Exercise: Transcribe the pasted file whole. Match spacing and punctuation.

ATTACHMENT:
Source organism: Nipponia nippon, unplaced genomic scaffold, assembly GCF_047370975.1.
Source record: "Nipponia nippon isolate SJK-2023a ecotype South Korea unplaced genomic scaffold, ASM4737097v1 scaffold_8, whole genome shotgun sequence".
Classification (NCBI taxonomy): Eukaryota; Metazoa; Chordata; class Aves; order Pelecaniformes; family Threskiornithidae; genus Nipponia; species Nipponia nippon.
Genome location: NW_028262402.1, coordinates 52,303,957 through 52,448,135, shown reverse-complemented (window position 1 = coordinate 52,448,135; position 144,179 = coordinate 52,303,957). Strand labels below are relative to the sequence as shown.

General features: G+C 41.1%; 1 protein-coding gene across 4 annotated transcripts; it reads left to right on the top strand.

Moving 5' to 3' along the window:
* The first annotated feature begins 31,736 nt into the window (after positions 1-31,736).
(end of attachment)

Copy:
Source organism: Nipponia nippon, unplaced genomic scaffold, assembly GCF_047370975.1.
Source record: "Nipponia nippon isolate SJK-2023a ecotype South Korea unplaced genomic scaffold, ASM4737097v1 scaffold_8, whole genome shotgun sequence".
Classification (NCBI taxonomy): Eukaryota; Metazoa; Chordata; class Aves; order Pelecaniformes; family Threskiornithidae; genus Nipponia; species Nipponia nippon.
Genome location: NW_028262402.1, coordinates 52,303,957 through 52,448,135, shown reverse-complemented (window position 1 = coordinate 52,448,135; position 144,179 = coordinate 52,303,957). Strand labels below are relative to the sequence as shown.

General features: G+C 41.1%; 1 protein-coding gene across 4 annotated transcripts; it reads left to right on the top strand.

Moving 5' to 3' along the window:
* The first annotated feature begins 31,736 nt into the window (after positions 1-31,736).